There’s nothing wrong with this area’s red clay soils. In fact, they can become wonderfully productive.
The key to unlocking red clay’s potential is compost.
Soil scientists call compost’s magic ingredient “organic matter” (“OM” for short). OM transforms the clay, opening it up so beneficial soil critters can thrive, and so that water, air and roots can penetrate it.
Mother Nature, Queen of OM, patiently grows fertile soil by adding OM to the top layer. We’re seeing the process now, as autumn leaves fall to blanket the earth.
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It is a slow, steady effort; building an inch of rich topsoil in the Carolina Piedmont takes Nature 500 to 1,000 years.
Making compost is essentially the same process, except that it is managed so that decomposition occurs quickly and completely. Made from “waste materials” such as fallen leaves, compost is a rich and easy-to-use source of OM.
The best way to get compost is to make it yourself. It’s fun and easy, and saves money, too, but the process takes several months. (Don’t be suckered by the hype for “two-week compost.”)
Let’s say you need some compost right now, so you head down to the garden center. There you confront a bewildering selection of bags filled with brown-looking stuff, decorated with messages proclaiming “rich in organic matter” and similar slogans. How do you know what to buy?
Focus on key words. Though the contents may all look about the same, each product is different, and some won’t help your soil at all.
• “Compost” is what you are looking for. Compost has gone through a process where beneficial microbes create stable organic matter you can safely add to soil.
A one-cubic-foot bag of compost provides enough to treat about 12 square feet of garden, mixed into the top six inches of soil.
For a new project in unimproved soil, you can use a heavier application, but be careful: New types of persistent weed killers can make it through commercial composting processes. Until these chemicals are removed from the market, gardeners are wise to limit commercial compost application to no more than an inch per year.
For larger applications, it makes sense to call Mecklenburg County’s Compost Central operation, or the similar program in Cabarrus County.
Buying in bulk is much cheaper than buying in bags. Neither county has reported herbicide contamination to date.
Meanwhile, what’s in all those other bags? Here’s a quick overview:
• “Mulch” (anything from bark chips to shredded pine) is undecomposed organic materials. You put this on top of soil to beautify and protect it, and to help control weeds. It may actually make soil LESS fertile if you mix it in.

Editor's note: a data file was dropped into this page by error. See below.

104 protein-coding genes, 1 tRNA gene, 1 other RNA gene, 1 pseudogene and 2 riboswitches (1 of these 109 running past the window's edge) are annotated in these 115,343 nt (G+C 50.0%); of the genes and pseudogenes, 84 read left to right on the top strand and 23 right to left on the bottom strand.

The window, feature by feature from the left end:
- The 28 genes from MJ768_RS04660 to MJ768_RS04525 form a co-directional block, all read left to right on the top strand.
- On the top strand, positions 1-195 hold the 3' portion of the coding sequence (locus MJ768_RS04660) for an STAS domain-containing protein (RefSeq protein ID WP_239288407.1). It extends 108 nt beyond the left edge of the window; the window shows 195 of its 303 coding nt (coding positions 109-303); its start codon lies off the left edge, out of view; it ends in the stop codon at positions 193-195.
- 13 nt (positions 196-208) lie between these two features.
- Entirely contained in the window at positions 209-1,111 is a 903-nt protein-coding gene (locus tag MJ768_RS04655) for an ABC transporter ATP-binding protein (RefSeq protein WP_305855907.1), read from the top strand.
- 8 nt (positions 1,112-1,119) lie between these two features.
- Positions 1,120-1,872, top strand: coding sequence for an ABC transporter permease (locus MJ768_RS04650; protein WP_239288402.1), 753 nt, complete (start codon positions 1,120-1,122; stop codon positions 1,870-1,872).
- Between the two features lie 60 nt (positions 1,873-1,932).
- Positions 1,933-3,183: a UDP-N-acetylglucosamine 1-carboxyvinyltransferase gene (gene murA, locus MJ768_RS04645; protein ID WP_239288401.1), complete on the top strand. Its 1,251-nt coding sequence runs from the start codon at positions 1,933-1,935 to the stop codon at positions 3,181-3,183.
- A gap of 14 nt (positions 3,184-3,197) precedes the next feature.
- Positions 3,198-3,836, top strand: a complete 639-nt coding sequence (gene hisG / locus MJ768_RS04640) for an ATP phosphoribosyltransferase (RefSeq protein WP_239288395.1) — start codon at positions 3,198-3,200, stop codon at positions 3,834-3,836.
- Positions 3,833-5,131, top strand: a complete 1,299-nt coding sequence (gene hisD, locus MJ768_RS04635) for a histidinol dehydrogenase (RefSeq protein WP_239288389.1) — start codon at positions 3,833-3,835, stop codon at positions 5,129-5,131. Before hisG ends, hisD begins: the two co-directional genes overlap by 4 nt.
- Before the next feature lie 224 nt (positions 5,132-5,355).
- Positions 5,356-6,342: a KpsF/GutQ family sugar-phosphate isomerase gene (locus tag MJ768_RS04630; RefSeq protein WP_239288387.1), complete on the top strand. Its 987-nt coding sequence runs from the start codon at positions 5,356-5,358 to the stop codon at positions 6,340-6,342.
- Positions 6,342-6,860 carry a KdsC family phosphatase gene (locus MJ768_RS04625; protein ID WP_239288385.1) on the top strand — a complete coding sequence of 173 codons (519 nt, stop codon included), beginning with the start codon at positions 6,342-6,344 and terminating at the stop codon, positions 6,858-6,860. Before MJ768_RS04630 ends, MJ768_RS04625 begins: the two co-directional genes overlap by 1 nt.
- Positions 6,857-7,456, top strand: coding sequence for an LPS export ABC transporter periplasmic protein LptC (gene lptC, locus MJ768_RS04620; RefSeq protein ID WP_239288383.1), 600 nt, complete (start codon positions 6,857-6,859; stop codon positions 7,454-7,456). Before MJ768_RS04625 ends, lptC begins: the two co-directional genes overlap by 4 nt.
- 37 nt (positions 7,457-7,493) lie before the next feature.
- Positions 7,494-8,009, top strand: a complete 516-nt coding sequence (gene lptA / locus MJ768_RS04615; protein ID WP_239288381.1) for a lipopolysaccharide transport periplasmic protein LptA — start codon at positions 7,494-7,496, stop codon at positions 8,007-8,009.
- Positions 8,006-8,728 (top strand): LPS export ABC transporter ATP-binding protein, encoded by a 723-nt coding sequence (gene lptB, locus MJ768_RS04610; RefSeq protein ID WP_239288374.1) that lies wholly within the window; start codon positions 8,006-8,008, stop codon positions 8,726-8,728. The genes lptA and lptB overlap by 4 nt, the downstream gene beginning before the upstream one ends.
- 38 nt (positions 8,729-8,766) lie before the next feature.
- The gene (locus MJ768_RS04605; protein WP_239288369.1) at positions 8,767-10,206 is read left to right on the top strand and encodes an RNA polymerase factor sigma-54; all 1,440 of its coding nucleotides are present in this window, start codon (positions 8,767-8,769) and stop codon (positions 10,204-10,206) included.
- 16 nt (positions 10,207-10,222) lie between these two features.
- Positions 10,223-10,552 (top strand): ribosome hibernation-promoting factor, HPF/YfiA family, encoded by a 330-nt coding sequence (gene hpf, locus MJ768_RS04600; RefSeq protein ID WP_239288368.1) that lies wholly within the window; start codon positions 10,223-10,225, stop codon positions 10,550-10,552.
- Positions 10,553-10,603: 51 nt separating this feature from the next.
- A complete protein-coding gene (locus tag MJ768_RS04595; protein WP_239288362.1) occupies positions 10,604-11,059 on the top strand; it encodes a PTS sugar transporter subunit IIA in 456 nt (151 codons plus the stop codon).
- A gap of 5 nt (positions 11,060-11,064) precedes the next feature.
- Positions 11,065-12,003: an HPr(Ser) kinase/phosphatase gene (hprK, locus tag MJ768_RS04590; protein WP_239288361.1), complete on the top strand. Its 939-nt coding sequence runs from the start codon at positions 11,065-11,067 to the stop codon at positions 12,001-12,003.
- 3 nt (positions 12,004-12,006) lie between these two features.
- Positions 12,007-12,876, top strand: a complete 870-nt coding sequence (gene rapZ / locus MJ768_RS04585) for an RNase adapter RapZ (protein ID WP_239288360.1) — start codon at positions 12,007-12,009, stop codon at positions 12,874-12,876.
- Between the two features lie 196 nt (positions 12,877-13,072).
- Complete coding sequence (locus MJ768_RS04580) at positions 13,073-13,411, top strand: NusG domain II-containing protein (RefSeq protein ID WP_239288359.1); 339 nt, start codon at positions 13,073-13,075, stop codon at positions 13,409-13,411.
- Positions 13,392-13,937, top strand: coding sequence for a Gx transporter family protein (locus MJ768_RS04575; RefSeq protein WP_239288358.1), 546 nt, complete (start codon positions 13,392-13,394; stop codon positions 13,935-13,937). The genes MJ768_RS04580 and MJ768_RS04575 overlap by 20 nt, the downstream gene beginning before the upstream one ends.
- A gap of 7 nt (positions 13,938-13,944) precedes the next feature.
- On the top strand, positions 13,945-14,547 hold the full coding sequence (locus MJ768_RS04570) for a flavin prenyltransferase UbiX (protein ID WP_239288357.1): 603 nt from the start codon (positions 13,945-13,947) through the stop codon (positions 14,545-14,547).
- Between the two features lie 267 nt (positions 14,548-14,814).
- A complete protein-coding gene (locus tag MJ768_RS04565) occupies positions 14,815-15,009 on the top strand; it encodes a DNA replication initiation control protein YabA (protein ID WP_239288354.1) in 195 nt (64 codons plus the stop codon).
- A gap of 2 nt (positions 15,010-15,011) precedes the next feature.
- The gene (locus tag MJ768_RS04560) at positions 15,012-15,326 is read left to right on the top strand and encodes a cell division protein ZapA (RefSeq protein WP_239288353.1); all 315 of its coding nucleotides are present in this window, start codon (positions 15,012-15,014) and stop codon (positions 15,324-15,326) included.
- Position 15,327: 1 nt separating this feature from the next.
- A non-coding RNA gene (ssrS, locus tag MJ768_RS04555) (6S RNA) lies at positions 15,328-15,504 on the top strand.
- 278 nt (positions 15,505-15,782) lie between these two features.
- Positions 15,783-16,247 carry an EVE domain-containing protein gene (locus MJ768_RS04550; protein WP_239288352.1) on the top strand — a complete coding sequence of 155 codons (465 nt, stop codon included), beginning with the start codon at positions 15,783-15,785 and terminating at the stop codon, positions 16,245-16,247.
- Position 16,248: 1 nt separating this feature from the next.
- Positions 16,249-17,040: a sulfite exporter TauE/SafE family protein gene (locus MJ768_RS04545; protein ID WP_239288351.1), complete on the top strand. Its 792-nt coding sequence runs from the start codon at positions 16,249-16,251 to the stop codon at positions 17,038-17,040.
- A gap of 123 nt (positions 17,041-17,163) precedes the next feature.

• “Potting soil” (sometimes called “soil-less mix”) usually contains bark fines, a drainage and aeration medium such as Perlite, and sometimes a bit of compost. This won’t improve your soil as well as compost does.
Quality potting soil is expensive, too, so I use it only for pots. (Garden vocabulary note: In other English-speaking countries, “compost” can also mean “potting soil.”)
• “Manure” is, well, just that. Cow manure (the numbers 0.5-0.5-0.5 on the bag indicate that it is also a fertilizer) has been composted and is OK for use in vegetable gardens. But manure sometimes contains salts that can cause problems if you use too much.
Bagged chicken manure should be used only as fertilizer, not as a soil improver. Compost works better.
• “Topsoil” is a completely unregulated mix of soil from unknown sources, sometimes containing other materials. There’s no way to know what you are getting, and it won’t improve your existing soil.
If you want to fill large planters (“raised beds”), consider a good commercial topsoil blend in bulk, but buying bags for this purpose is ruinously expensive.
• “Peat moss” is organic matter mined from bogs. Even though Canada, our main supplier, does a good job of managing peat sustainably, I still don’t use it in the garden. It is very acidic, just what we usually want to avoid in our already acid soils.
Though it holds water well when wet, when peat dries out it actually sheds water. Advanced growers often keep some peat moss around for special applications, but to improve clay, use compost instead.
• “Sludge.” No, it is never sold by that name, since sludge is to humans what manure is to cows (but with heavy metals thrown in.) Lately, the PC term is biosolids.
Best known is Milwaukee’s sludge, marketed as “Milorganite,” which is cut with brewery wastes from beer. I avoid it, particularly around edibles and where kids might put soil in their mouths.
Everything has its place in the garden, though: The latest word is that Milorganite’s smell helps repel deer. I might try that along the back fence.
The best idea, of course, is to start making your own compost in a corner of your yard. Leaves are falling now, so try Felder Rushing’s easy recipe:
Don’t bag leaves. Just pile them up someplace. In a couple of years, you’ll have leaf mold compost. If you want compost quicker, take a county composting class.